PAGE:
The sun-drenched beauty of Cabo San Lucas is typified by its most iconic and recognizable sight, the honey-colored El Arco. A craggy arch of limestone that defines the Cabo harbor, El Arco is probably the most popular destination for visitors to the area, and is a mandatory photo opportunity. But while most people would recognize the arch of Cabo San Lucas, there are plenty of things that you might not know about this wonderful golden rock formation. So if you are cruising to Mexico from California, why not discover this fascinating, ancient, and beautiful spot?
El Arco is often known as Land’s End, as it marks the southernmost point of the second-longest peninsula in the world. The strip of land that makes up the Mexican states of Baja California and Baja California Sur stretches from the US border at Tijuana and San Diego 760 miles down to El Arco – only the Malay Peninsula is longer! It also marks the end of one of the most amazing and storied highways in the world, Highway 1, which winds and curves its way down the coast from the US border all the way to Cabo San Lucas.
Pacific or Gulf?
El Arco also marks the boundary where the mighty Pacific Ocean becomes the Gulf of California, also known as the Sea of Cortez. To the west, the wild Pacific beats against the coast of Baja California, while to the east the calm, warm waters of the Sea of Cortez are home to an astonishing variety of marine life – in fact, the Gulf of California was described as ‘the world’s aquarium’ by Jacques Cousteau! Unsurprisingly, the Sea of Cortez is one of the best places in the world to go scuba diving, with the stunning Cabo Pulmo Marine National Park a highlight, the oldest coral reef on the west coast of the American continent! Cabo San Lucas, and El Arco, in particular, is also one of the best places to get up close and personal with some of the ocean’s most remarkable mammals. You can swim and snorkel with sea lions around the arch itself, or head further out to sea for a stunning humpback whale encounter!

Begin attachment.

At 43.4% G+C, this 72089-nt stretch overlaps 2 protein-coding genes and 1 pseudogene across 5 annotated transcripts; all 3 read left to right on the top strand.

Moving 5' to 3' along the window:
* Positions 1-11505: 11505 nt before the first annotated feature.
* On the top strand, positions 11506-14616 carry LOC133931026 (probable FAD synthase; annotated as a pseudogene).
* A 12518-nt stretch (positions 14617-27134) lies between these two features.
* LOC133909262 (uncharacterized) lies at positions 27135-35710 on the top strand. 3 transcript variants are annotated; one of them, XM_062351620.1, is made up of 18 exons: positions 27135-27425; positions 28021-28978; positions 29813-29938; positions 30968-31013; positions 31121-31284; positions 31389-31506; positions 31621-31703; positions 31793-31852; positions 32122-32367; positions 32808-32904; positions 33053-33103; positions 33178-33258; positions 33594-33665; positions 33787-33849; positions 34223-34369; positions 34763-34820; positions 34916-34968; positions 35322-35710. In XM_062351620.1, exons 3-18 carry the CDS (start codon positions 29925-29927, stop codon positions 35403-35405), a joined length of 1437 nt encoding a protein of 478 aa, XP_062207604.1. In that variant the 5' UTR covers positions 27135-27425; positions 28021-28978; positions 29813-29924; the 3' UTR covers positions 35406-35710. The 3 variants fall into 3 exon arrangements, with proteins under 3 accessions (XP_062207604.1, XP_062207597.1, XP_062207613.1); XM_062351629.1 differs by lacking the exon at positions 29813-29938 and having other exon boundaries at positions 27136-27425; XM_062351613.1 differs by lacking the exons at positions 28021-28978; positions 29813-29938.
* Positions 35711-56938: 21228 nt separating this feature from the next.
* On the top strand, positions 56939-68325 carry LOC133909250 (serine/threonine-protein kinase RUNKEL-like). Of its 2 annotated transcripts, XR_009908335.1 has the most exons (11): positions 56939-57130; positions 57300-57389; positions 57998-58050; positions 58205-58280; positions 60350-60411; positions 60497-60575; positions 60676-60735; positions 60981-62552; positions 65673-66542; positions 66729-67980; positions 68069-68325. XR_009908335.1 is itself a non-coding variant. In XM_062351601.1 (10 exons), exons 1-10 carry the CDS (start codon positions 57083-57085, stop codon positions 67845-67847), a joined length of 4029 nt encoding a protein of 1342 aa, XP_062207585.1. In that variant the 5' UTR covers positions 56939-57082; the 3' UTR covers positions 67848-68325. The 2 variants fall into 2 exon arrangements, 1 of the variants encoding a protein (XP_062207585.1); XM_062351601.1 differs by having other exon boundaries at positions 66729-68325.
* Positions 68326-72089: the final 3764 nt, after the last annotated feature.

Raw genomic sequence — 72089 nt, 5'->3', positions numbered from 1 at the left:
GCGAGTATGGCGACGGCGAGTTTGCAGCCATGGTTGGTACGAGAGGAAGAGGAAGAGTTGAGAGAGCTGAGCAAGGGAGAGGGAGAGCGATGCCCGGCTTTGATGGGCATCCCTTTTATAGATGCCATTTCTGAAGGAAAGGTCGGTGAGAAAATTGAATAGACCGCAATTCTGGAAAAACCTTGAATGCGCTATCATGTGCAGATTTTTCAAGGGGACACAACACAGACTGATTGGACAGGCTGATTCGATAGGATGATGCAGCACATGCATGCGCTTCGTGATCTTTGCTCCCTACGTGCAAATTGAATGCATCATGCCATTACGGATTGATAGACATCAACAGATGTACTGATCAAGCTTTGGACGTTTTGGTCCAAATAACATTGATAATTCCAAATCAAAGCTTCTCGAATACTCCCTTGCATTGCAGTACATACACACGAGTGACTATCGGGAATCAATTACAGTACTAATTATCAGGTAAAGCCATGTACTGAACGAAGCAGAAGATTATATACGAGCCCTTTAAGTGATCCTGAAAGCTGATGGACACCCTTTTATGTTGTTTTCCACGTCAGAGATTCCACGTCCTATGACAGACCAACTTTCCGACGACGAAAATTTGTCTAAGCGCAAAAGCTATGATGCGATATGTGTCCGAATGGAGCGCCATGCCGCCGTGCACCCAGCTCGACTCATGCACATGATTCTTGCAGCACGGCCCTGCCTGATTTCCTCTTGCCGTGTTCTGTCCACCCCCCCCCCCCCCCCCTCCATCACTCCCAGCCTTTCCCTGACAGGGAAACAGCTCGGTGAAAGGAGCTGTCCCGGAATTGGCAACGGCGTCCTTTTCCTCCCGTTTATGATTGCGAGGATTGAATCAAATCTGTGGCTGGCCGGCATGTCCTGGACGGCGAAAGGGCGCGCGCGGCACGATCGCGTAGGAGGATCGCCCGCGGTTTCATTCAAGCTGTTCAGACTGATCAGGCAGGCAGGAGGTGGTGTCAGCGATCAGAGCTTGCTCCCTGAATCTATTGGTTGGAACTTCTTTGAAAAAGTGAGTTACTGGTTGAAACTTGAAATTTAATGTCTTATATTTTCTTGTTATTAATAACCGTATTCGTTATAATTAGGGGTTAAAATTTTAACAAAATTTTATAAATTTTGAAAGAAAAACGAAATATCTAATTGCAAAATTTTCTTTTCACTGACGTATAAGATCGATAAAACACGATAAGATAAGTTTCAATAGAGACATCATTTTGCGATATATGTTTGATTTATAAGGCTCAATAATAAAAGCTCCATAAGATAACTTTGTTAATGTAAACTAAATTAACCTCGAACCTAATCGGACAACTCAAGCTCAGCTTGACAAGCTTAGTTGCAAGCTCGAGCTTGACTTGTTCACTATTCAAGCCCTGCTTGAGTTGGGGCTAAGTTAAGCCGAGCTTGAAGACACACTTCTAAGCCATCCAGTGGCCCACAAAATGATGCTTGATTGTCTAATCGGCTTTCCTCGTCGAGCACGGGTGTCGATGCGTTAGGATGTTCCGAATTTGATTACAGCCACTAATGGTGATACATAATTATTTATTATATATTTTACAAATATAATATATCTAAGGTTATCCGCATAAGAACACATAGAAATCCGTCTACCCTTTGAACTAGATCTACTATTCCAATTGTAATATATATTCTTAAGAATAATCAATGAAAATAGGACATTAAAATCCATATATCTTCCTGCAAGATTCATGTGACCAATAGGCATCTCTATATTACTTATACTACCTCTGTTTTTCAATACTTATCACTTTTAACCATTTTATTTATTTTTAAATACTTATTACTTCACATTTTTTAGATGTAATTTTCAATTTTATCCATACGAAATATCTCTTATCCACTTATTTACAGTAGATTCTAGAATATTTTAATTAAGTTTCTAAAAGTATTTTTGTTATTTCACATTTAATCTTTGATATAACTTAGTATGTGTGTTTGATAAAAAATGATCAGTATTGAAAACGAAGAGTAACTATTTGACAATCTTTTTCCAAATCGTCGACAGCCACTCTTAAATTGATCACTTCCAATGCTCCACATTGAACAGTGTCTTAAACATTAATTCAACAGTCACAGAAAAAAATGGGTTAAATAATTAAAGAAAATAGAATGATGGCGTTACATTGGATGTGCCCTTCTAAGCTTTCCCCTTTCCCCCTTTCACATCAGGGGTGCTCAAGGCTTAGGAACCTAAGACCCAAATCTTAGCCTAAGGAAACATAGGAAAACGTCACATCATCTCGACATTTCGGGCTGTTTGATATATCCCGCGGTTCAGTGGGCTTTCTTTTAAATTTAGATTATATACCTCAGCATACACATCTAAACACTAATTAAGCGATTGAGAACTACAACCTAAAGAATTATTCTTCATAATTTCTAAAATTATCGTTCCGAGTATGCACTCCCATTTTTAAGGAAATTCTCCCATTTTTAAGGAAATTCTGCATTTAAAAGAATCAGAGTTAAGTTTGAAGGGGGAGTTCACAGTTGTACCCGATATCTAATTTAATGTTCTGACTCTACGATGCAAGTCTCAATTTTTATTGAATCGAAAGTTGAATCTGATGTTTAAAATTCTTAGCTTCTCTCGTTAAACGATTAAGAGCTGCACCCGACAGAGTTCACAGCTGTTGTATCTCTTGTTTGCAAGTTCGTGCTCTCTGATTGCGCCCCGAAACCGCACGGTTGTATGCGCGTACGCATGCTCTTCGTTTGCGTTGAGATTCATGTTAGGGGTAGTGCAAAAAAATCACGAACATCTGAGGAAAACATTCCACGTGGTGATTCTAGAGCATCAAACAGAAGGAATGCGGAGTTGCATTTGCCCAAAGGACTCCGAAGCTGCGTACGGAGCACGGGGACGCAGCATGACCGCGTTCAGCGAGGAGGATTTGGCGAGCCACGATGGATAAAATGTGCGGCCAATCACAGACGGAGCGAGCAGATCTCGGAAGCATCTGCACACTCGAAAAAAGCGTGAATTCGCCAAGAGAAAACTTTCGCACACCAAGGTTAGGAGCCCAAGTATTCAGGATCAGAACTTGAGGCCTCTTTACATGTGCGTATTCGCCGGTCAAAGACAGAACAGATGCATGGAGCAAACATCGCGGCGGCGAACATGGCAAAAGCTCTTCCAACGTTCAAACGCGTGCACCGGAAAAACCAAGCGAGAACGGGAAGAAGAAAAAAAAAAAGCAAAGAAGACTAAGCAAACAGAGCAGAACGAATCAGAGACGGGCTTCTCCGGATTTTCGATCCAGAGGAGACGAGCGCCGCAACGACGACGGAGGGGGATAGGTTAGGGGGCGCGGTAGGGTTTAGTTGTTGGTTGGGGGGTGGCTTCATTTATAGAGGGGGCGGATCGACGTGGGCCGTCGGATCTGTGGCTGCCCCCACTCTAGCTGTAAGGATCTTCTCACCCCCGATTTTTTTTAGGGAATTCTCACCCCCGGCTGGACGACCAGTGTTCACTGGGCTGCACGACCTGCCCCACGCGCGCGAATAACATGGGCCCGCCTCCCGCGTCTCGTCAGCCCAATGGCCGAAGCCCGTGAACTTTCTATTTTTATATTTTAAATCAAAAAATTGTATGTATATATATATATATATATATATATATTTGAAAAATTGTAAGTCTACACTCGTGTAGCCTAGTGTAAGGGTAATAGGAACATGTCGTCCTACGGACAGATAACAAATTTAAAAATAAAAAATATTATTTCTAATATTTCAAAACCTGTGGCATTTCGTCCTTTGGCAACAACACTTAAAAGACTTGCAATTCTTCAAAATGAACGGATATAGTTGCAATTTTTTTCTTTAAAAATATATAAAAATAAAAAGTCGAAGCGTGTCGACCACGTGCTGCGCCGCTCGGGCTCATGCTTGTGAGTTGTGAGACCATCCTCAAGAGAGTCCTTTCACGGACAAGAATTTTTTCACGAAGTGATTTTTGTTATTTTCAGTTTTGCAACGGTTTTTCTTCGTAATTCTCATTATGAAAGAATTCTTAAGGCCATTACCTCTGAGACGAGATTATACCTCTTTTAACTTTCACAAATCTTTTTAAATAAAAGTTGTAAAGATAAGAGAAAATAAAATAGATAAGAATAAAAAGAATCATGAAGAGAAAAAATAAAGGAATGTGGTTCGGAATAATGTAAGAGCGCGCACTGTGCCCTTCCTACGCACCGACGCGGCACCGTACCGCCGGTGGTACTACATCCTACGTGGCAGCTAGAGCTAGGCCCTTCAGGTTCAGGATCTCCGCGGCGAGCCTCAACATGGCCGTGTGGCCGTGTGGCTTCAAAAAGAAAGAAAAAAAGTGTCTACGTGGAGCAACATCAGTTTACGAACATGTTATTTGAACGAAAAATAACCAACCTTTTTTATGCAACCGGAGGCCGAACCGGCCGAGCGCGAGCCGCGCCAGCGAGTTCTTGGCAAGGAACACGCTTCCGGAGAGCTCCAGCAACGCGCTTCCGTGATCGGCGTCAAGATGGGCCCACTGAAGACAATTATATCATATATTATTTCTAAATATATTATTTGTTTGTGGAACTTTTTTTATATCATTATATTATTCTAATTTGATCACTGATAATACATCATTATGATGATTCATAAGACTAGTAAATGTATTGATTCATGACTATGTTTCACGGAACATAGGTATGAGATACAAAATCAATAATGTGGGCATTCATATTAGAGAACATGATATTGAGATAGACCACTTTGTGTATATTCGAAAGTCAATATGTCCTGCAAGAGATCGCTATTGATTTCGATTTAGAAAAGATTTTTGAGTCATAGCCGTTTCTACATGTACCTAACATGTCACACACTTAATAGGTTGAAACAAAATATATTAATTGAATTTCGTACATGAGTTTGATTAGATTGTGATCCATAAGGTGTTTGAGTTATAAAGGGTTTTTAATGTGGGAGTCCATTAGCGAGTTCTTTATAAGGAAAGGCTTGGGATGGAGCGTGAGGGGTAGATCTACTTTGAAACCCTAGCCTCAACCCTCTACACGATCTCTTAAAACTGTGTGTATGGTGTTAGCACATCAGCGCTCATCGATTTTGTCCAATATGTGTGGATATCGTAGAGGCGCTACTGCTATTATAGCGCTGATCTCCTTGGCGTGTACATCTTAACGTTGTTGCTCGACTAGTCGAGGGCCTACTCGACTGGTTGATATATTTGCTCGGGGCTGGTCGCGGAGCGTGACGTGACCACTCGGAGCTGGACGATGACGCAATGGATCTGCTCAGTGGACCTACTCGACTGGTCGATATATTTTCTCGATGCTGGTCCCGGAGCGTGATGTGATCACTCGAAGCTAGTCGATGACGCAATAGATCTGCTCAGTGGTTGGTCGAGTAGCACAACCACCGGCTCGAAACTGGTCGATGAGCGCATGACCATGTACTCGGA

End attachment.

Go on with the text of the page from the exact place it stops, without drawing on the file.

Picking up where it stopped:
El Arco was formed by wind, waves, and erosion, millions of years ago, and has actually been around far longer than the sea over which it looks! The basement rock of Los Cabos began to be formed over 100 million years ago, and the arch is probably around 30 million years old, however, the Sea of Cortez was only fully formed about 5 million years ago.
The arch has been a significant place for hundreds, even thousands of years. El Vigia (The Watcher) is the highest point of Land’s End, and is marked by a white cross. Legend has it that it marks the site of an indigenous burial ground. These days this wonderful lookout point offers a stunning panorama and is one of the best places to watch the sun rise or set! It is a challenging hike, without much shade, but more than worth it for the feeling of freedom and adventure you get once you hit the summit!
Today, El Arco is the site of two famous Cabo beaches, Playa del Amor (Love Beach) and Playa del Divorcio (Divorce Beach). But it is less well known that there used to be a beach under the arch itself, as well as others around the various rock stacks that surround it. These sadly disappeared following Hurricane Odile in 2015, but perhaps one day will make a reappearance!